Construction and novelty post Actavis v Eli Lilly


On 26 October 2017, Arnold J handed down judgment in Generics (UK) Ltd v Yeda [2017] EWHC 2629 (Pat), the first judgment from the Patents Court following the much discussed judgment of the Supreme Court in Actavis v Eli Lilly[2017] UKSC 48. The Supreme Court had introduced the concept of infringement by equivalents into UK law, and this was the first time the Court had been asked to consider how, if at all, this would have an impact on the assessment of validity.

On construction, Arnold J held that a purposive construction is still appropriate – that a patent is to be interpreted through the eyes of the person skilled in the art and that the exercise involves interpreting the words of the claim in context. Indeed, “the context must include the very purpose for which the document exists, namely to describe and claim an invention.”

Arnold J went on to hold the patent to be obvious, and therefore his commentary on novelty is obiter. However, his view is that the Supreme Court has not changed the assessment of novelty.  In other words, it is not sufficient for a finding of lack of novelty that the prior subject matter would infringe the claim applying the doctrine of equivalents.  Instead, a claim will only lack novelty if the prior art discloses subject matter which falls within the claim when construed purposively.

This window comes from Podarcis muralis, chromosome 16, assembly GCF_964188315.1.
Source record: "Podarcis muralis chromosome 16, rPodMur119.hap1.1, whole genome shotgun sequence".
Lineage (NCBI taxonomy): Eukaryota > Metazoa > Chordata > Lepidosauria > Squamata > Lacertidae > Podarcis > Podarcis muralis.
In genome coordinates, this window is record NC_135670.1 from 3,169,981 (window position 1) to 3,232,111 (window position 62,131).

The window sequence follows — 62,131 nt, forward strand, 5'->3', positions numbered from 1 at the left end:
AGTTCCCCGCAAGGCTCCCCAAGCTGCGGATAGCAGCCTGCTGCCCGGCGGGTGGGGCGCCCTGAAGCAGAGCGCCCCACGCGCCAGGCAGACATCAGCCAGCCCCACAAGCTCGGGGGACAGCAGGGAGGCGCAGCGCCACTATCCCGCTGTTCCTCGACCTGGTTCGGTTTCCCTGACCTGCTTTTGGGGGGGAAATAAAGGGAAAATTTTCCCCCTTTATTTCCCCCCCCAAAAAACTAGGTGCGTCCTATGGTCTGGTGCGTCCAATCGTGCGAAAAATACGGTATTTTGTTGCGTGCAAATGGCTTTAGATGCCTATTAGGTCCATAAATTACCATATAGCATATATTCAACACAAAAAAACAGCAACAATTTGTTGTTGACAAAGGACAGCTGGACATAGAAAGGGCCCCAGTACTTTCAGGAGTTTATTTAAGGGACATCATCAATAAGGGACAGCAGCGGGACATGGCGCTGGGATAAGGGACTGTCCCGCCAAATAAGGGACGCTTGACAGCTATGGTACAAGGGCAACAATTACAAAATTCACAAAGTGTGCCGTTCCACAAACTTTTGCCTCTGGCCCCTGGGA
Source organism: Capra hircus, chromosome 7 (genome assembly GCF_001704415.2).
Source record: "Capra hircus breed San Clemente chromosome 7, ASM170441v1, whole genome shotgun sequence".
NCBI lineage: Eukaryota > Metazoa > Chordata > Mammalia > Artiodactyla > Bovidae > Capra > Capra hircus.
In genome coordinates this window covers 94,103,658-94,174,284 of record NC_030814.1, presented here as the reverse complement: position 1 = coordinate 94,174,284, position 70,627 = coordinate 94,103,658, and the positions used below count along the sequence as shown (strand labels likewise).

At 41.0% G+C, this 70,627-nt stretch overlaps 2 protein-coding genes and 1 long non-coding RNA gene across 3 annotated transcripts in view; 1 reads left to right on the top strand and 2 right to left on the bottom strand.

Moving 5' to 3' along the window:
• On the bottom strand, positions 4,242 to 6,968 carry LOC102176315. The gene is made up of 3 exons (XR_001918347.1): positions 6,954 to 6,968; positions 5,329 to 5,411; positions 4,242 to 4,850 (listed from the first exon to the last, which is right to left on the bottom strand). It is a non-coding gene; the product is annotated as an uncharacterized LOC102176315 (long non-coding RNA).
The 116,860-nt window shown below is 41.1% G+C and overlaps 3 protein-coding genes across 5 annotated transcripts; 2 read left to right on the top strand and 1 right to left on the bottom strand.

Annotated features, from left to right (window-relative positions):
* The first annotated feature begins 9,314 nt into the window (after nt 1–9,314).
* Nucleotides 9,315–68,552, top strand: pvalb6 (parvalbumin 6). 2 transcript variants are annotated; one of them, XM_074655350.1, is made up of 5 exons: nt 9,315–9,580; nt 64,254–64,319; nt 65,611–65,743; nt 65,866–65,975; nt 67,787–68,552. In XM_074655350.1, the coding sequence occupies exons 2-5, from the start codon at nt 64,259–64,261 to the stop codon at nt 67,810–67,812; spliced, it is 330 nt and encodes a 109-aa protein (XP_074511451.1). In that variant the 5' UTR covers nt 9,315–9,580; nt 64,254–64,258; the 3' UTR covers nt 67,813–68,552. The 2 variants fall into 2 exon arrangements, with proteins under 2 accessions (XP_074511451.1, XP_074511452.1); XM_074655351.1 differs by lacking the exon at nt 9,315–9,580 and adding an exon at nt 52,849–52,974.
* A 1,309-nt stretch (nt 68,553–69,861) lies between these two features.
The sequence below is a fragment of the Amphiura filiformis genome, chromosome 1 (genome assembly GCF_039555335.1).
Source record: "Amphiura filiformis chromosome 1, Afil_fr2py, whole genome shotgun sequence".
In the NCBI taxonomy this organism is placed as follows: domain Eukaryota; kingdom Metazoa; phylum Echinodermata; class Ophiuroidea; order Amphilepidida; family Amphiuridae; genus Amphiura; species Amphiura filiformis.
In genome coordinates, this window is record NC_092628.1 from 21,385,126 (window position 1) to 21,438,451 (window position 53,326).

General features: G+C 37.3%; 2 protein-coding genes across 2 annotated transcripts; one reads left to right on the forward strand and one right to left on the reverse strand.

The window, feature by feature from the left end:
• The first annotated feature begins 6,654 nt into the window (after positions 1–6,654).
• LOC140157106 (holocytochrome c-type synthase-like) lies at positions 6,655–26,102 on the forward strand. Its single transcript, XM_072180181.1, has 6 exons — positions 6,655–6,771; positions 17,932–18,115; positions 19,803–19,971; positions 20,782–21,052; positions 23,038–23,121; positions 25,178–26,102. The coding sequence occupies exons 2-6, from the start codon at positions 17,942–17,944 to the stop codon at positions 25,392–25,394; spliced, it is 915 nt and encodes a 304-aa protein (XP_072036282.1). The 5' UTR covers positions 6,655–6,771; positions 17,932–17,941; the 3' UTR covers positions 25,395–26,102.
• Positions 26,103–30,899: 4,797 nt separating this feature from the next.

In coming to this conclusion, Arnold J noted first that when the House of Lords held in Synthon v SKB [2005] UKHL 59 that “the matter relied upon as prior art must disclose subject-matter which, if performed would necessarily result in an infringement of the patent” it was not possible to infringe by virtue of a doctrine of equivalents.  Second, that it is established jurisprudence of the Boards of Appeal of the EPO that a claim is not deprived of novelty by an obvious equivalent of a feature in a prior publication, and third that the decision of the Supreme Court was based on Article 2 of the Protocol on the Interpretation of Article 69 EPC which is concerned with infringement and not validity.

This confirms what some had feared, that infringement and novelty are no longer directly comparable.  It remains to be seen what this means for the Gillette defence.